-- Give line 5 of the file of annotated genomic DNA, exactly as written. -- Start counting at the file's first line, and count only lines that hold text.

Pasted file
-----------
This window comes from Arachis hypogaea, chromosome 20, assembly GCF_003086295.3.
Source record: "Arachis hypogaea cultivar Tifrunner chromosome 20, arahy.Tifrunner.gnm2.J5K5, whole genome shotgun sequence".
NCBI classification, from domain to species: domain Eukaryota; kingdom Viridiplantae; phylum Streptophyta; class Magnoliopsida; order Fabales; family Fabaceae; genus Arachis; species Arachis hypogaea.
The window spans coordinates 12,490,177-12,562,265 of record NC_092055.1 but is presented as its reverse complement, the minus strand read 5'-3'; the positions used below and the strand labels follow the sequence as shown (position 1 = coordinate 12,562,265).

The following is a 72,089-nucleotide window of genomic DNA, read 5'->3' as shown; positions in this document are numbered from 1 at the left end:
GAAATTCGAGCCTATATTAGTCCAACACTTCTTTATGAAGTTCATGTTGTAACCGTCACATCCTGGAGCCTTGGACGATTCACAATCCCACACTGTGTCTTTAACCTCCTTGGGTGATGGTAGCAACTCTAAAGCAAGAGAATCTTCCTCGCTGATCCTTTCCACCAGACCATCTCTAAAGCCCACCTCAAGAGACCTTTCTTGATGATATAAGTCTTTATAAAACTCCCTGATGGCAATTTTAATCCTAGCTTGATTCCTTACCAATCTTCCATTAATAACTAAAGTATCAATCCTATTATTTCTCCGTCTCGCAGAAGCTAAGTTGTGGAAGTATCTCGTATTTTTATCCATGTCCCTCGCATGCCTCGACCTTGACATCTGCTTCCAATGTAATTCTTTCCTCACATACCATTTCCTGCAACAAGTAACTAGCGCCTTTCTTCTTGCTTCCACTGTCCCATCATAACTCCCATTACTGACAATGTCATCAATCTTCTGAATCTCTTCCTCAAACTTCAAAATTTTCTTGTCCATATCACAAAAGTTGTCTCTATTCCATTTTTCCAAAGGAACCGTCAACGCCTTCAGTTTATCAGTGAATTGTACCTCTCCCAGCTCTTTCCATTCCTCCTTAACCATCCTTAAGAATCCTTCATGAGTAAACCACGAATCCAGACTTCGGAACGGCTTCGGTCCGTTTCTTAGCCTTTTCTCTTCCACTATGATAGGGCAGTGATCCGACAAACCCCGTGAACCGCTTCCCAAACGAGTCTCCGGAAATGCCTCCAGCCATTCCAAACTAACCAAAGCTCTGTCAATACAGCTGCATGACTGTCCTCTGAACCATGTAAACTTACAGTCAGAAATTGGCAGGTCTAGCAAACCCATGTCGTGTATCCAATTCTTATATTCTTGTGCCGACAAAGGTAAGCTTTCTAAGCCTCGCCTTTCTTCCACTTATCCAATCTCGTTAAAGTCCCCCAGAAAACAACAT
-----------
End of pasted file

The following is a 72,089-nucleotide window of genomic DNA, read 5'->3' as shown; positions in this document are numbered from 1 at the left end: